This is unfortunate but the blame cannot be placed squarely on the stun gun. The taser is merely the catalyst for an event that was already going to happen in this individual’s life.

Putting it all in perspective

My grandfather has used a pacemaker for over twenty years now. He has a heart condition. If he was shot with a taser, he probably would not survive. The heart could probably not take the shock, and the pacemaker would probably malfunction.

My grandfather, however, is smart enough to not get shot by a taser. He is smart enough to know that if a cop asks him to do something, then he should do it. Whether the cop is right or wrong, there is a line that is usually crossed.

I will use my opponent’s own examples as proof:
  • Sammy Baker
    Source

    When the officer responded to the individual, he was informed that a knife had been spotted on a man who had entered the convenience store.

    When Baker, identified by the passerby as the individual with the knife, exited the store, a few verbal commands were made by the officer followed by Baker lifting his shirt to reveal a knife strapped to his waist. Thompson said that a Taser was later used to subdue Baker after a few more commands were not followed and then a physical altercation took place.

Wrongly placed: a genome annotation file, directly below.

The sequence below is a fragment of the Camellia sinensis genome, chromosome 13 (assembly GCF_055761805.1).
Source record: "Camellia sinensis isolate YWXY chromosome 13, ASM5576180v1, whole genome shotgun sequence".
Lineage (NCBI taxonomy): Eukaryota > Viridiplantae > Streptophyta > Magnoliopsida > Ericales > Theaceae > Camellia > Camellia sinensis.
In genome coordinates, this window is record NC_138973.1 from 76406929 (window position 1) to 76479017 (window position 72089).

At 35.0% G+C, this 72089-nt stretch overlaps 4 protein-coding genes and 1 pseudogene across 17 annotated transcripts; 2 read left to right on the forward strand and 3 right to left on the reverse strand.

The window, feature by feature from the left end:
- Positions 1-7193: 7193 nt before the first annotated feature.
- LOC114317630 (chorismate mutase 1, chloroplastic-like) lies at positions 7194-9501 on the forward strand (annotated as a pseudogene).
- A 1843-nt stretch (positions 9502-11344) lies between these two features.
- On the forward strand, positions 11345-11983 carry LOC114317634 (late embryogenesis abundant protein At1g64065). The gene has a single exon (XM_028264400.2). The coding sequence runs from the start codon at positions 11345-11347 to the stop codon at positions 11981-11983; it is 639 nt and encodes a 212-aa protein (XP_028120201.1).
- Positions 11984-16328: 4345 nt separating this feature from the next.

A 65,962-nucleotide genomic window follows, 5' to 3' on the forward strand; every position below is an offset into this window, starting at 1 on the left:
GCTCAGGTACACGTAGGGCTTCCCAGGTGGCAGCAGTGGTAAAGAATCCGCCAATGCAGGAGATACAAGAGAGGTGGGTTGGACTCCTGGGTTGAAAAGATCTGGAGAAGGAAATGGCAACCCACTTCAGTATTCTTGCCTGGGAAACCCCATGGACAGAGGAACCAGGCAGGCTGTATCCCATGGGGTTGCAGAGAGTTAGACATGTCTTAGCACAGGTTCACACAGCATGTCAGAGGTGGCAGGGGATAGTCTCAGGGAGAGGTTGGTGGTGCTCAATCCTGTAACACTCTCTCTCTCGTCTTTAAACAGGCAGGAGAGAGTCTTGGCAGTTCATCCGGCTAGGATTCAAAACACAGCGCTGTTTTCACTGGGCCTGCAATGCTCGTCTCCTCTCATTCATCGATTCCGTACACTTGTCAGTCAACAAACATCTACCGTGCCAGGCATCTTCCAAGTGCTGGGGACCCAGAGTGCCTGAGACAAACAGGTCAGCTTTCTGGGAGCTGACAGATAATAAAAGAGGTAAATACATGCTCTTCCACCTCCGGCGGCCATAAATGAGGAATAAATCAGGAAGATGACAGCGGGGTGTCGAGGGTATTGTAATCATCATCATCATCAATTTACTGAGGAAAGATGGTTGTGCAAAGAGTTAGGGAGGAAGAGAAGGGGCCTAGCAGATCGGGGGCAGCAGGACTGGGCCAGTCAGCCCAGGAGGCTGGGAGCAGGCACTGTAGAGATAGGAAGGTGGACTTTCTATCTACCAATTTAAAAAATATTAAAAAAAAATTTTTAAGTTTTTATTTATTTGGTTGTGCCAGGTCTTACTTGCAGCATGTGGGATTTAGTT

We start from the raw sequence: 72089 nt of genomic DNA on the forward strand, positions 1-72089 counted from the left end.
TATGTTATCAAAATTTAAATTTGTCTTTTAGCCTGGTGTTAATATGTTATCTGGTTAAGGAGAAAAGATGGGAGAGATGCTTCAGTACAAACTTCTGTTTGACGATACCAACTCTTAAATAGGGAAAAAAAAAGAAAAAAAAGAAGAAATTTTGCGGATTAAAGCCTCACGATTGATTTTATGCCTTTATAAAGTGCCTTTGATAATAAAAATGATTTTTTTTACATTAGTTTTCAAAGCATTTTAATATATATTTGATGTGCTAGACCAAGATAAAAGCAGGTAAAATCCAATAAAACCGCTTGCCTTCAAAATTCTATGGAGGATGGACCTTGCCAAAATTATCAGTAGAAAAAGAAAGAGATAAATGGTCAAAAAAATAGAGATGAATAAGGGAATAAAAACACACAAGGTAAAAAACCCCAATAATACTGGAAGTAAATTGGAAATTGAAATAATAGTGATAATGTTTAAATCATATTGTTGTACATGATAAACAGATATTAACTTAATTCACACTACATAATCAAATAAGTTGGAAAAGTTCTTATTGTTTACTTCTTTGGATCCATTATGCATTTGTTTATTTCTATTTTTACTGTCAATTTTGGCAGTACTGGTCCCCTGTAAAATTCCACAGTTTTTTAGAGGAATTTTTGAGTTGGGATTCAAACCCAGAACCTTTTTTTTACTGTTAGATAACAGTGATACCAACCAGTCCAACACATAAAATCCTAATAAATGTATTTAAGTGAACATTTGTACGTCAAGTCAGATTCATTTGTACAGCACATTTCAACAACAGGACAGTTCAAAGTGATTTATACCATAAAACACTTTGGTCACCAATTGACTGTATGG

I’d first like to point out that this man did not die from being tased. He died from the fall. Again, poor research on the part of my opponent.

    Was all this necessary? Did the cop need to tase him? More importantly, did this man really need to resist arrest while carrying a knife? Suppose they didn’t tase him and got stabbed, what would my opponent be fighting for then?

    I doubt he would be marching for the cop’s life.

  • Robert Dziekanski
    Source

    Mr. Dziekanski did not speak English. He was in a secure area in an airport and he was freaking out. Read up if you don’t believe me. He was wielding a stapler for some reason as a weapon.

    Need I say more?

  • Quilem Registre
    I can just use your source for this one. Here’s what my opponents source states:


    Police say he was intoxicated and aggressive and that they used the Taser in order to subdue him.


  • Jarrel Gray

    I posted about Jarrel above. He was just out of a fight, intoxicated, and proven himself violent. He would not remove his hands from his pockets.
  • Christian Allen

    Again, check my opponents source:


    Allen reportedly shoved an officer before he and his passenger ran away. He was Tased after a struggle with the officers. He went into cardiac arrest and died.


    This is who you are defending? Yes, they certainly trampled this man’s rights… or possibly if he was not on drugs, violent, and healthy, none of this would have happened to him.

  • Jesse Saenz

    His source again


    Police say 20-year-old Jesse Saenz struggled with officers and that they had no choice but to Tase him. They say they Tased him only once. However, a witness says there was no struggle and that the police Tased Saenz for about five minutes. Saenz was transported to the county detention center where he died.